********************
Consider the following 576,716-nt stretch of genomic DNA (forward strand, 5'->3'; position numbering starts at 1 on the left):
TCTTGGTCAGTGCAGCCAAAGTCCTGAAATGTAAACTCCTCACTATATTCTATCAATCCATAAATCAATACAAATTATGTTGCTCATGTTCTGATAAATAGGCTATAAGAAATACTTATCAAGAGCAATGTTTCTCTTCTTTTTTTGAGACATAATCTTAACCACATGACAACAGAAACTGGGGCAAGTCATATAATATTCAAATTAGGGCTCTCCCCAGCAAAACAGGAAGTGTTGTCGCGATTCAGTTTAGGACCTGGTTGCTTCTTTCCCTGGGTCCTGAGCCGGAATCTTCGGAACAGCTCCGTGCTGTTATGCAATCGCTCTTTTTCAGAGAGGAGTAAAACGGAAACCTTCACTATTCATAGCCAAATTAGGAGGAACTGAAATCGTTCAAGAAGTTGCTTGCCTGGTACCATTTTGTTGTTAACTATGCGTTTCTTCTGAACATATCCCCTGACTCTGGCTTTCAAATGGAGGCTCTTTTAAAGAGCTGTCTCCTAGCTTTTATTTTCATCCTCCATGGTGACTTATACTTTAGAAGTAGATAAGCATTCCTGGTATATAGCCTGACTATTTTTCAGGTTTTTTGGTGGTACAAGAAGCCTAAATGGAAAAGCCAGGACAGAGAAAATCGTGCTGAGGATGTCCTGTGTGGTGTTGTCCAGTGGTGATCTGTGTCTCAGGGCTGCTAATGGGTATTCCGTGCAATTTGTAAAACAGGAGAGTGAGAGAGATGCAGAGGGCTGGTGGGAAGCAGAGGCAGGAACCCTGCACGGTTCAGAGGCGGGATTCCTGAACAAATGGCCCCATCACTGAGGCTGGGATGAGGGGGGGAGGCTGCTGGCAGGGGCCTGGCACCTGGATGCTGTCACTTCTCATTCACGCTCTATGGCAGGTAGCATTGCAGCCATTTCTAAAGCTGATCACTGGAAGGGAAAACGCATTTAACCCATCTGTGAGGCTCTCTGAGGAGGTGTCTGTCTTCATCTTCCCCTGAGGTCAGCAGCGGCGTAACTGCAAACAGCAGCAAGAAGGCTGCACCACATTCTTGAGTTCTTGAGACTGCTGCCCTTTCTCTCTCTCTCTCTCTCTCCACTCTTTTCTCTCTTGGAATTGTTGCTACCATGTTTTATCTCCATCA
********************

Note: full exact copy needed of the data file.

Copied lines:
Consider the following 576,716-nt stretch of genomic DNA (forward strand, 5'->3'; position numbering starts at 1 on the left):
TCTTGGTCAGTGCAGCCAAAGTCCTGAAATGTAAACTCCTCACTATATTCTATCAATCCATAAATCAATACAAATTATGTTGCTCATGTTCTGATAAATAGGCTATAAGAAATACTTATCAAGAGCAATGTTTCTCTTCTTTTTTTGAGACATAATCTTAACCACATGACAACAGAAACTGGGGCAAGTCATATAATATTCAAATTAGGGCTCTCCCCAGCAAAACAGGAAGTGTTGTCGCGATTCAGTTTAGGACCTGGTTGCTTCTTTCCCTGGGTCCTGAGCCGGAATCTTCGGAACAGCTCCGTGCTGTTATGCAATCGCTCTTTTTCAGAGAGGAGTAAAACGGAAACCTTCACTATTCATAGCCAAATTAGGAGGAACTGAAATCGTTCAAGAAGTTGCTTGCCTGGTACCATTTTGTTGTTAACTATGCGTTTCTTCTGAACATATCCCCTGACTCTGGCTTTCAAATGGAGGCTCTTTTAAAGAGCTGTCTCCTAGCTTTTATTTTCATCCTCCATGGTGACTTATACTTTAGAAGTAGATAAGCATTCCTGGTATATAGCCTGACTATTTTTCAGGTTTTTTGGTGGTACAAGAAGCCTAAATGGAAAAGCCAGGACAGAGAAAATCGTGCTGAGGATGTCCTGTGTGGTGTTGTCCAGTGGTGATCTGTGTCTCAGGGCTGCTAATGGGTATTCCGTGCAATTTGTAAAACAGGAGAGTGAGAGAGATGCAGAGGGCTGGTGGGAAGCAGAGGCAGGAACCCTGCACGGTTCAGAGGCGGGATTCCTGAACAAATGGCCCCATCACTGAGGCTGGGATGAGGGGGGGAGGCTGCTGGCAGGGGCCTGGCACCTGGATGCTGTCACTTCTCATTCACGCTCTATGGCAGGTAGCATTGCAGCCATTTCTAAAGCTGATCACTGGAAGGGAAAACGCATTTAACCCATCTGTGAGGCTCTCTGAGGAGGTGTCTGTCTTCATCTTCCCCTGAGGTCAGCAGCGGCGTAACTGCAAACAGCAGCAAGAAGGCTGCACCACATTCTTGAGTTCTTGAGACTGCTGCCCTTTCTCTCTCTCTCTCTCTCTCCACTCTTTTCTCTCTTGGAATTGTTGCTACCATGTTTTATCTCCATCA